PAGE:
As cases started to increase, the first confirmed cases were first declared in Cebu on March 13. On March 25, 2020, Cebu Governor Gwen Garcia announced that Cebu will be placed on Enhanced Community Quarantine (ECQ) to prevent the spread of the coronavirus that has already arrived in Manila . Two days after, Garcia held an emergency meeting to allow local government units to request and access funds to facilitate the move towards suppressing the virus. On this day, 1,000 necessary hospital equipment such as personal protective equipment, goggles, masks and protective suits were also distributed to Cebu City . The table above plots the progression of additional monthly COVID-19 cases in Cebu City from March to December. The data was calculated with reference to the total number of cases found from both sources.
the 16th of March, Cebu city Mayor Edgar Labella placed Cebu city on Enhanced Community Quarantine (ECQ) until April 14 . During the press conference, Labella said, “We don’t have yet a confirmed positive case. But it is better to be preemptive and precautionary rather than reactive”. By March 20, international flights were banned from entering Cebu, however, cargo in airports and seaports were still permitted. As of March 26, ten days after ECQ implementation, Cebu city had seven potential COVID-19 cases. Because of the abrupt arrival of the virus, swab tests were conducted in Vicente Sotto memorial medical center and sent to research institute of tropical medicine in Muntinlupa city for confirmatory tests (Figure 1) .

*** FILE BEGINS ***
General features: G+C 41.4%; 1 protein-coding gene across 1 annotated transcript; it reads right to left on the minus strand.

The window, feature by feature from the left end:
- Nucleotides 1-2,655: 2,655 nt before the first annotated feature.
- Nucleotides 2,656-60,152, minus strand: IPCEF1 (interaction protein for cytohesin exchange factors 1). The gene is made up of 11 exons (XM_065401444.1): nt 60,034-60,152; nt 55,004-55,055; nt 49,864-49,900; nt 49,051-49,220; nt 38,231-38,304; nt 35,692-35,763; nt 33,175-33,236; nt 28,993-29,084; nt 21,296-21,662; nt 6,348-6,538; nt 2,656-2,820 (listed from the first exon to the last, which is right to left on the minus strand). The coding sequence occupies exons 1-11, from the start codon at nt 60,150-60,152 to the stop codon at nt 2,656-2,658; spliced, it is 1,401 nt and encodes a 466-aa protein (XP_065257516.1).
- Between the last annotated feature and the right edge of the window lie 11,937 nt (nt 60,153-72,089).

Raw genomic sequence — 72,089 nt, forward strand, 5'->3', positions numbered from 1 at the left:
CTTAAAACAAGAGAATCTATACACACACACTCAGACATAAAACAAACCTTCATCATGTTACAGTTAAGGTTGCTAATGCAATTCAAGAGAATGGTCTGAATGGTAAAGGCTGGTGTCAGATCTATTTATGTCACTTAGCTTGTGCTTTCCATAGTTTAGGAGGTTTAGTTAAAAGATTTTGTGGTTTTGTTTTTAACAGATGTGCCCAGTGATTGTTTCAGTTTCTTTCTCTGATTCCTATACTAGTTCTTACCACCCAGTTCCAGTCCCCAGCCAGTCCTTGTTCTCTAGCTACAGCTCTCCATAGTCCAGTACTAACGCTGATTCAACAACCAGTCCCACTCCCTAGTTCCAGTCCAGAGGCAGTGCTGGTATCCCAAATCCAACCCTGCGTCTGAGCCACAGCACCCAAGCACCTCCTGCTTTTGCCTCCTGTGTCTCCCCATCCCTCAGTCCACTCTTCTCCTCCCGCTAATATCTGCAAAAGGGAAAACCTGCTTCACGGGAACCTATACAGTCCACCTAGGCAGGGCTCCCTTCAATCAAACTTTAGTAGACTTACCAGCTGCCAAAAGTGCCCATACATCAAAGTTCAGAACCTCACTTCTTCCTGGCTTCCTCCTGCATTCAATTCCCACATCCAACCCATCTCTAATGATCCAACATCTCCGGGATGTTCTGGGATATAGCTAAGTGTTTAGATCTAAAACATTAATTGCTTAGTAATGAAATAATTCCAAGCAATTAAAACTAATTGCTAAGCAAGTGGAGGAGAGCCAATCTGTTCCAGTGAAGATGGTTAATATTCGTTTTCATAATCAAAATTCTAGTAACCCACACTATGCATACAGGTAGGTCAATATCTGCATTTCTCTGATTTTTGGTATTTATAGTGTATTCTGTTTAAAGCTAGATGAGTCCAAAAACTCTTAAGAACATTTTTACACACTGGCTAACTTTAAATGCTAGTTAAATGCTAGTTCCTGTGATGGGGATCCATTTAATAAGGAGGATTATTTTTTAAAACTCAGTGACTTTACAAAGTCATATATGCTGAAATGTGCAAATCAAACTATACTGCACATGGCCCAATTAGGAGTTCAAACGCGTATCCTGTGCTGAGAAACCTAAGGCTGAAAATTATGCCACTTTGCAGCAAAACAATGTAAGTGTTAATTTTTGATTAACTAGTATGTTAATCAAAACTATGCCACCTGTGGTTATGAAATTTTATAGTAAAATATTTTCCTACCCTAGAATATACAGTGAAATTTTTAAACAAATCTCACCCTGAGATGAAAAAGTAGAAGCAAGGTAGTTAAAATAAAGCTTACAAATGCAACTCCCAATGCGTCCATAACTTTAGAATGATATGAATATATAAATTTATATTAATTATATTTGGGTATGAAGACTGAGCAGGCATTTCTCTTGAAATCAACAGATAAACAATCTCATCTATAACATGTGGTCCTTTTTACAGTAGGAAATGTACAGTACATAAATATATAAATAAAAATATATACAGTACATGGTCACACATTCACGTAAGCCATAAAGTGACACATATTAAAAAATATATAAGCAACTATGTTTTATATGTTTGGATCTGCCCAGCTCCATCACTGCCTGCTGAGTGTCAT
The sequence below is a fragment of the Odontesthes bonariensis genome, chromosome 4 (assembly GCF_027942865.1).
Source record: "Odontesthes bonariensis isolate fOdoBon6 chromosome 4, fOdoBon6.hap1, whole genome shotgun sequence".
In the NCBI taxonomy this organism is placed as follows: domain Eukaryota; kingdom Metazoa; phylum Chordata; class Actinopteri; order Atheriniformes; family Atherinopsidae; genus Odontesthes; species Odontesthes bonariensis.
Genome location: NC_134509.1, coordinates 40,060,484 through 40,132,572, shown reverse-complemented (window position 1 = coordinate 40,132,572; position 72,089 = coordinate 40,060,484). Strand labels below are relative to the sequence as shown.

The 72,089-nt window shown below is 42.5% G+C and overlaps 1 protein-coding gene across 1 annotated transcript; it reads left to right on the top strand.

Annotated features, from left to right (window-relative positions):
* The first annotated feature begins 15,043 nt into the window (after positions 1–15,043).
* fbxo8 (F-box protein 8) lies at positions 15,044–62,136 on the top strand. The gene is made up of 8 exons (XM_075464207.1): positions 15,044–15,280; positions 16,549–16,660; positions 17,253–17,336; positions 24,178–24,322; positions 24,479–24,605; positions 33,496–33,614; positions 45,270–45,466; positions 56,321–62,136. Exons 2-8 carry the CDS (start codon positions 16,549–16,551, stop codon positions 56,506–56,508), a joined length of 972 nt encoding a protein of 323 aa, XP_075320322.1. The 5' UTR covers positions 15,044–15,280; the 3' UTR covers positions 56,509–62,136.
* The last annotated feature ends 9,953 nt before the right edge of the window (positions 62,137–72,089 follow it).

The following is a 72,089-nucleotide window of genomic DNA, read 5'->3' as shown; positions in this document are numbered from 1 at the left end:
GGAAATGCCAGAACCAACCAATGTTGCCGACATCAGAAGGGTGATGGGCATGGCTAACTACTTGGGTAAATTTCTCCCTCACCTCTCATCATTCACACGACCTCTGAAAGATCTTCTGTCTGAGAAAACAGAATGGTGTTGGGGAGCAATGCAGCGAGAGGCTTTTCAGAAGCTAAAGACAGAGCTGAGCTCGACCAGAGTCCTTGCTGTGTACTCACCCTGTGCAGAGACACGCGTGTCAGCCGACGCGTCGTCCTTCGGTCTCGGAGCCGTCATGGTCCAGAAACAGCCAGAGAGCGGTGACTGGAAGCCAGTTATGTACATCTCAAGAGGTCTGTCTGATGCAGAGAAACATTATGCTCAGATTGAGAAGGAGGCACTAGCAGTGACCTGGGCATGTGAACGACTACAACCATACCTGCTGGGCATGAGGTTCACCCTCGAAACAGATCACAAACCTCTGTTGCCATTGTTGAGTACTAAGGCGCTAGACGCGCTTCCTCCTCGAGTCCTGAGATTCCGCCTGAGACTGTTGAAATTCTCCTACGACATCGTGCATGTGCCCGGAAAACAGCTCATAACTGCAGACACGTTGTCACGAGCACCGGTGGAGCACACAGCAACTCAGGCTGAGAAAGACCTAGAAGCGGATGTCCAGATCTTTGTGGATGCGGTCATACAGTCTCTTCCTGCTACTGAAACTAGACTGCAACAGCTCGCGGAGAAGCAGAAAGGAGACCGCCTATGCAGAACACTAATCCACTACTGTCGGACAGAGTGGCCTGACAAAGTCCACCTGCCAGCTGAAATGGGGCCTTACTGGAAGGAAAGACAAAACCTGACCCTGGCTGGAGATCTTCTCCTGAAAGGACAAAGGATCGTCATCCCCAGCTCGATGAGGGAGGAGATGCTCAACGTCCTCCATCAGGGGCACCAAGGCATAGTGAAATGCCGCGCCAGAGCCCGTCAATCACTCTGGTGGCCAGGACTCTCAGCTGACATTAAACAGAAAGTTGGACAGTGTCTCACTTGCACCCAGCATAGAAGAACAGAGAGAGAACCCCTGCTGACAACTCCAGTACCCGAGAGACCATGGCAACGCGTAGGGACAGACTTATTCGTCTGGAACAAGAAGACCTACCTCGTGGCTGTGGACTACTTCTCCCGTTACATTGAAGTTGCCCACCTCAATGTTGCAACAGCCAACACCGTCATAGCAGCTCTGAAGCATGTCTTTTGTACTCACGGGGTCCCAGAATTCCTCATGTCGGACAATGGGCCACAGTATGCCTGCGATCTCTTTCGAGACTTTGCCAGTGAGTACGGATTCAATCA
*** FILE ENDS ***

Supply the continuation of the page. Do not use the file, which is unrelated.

Figure 1: The table above plots the progression of additional monthly COVID-19 cases in Cebu city (Gozalo, 2020; Department of Health, 2020) from March to December. The data was calculated with reference to the total number of cases found from both sources.
Two days after Governor Garcia placed Cebu under ECQ, Cebu city received 19 confirmed cases: 16 hospitalized, two deceased and one recovered.
DOH 7 said that they are expecting a rise in cases once their additional laboratory is operational. At the beginning of April, the 19 confirmed cases increased to 25. By April 13, no cases were reported as positive, and the total number of confirmed cases stood at 25 . Five days after the 13th, two more cases were confirmed from Sitio Zapatera in Barangay Luz and Barangay Hipodromo, as said by Mayor Labella. A massive swab testing was done in Sitio Zapatera resulting in 136 total confirmed COVID cases in that area. A Cebu city jail facility in Barangay Kalunasan reported 114 inmates and 13 jail staff tested positive and had 20 more additional cases. By the end of April, Cebu City secured a total of 567 confirmed cases. Only three days in on May, Cebu city recorded approximately 364 new confirmed cases: 31 new COVID-19 cases were reported by the Cebu city health department and 333 by the Cebu city Jail. Cebu city accounted for 910 COVID cases which is a bulk of Cebu’s 1,084 COVID-19 cases. On the 17th, 21 new cases were added coming from nine barangays (Chua, 2020). Cebu City recorded a total of 1,513 COVID-19 cases by the 17th .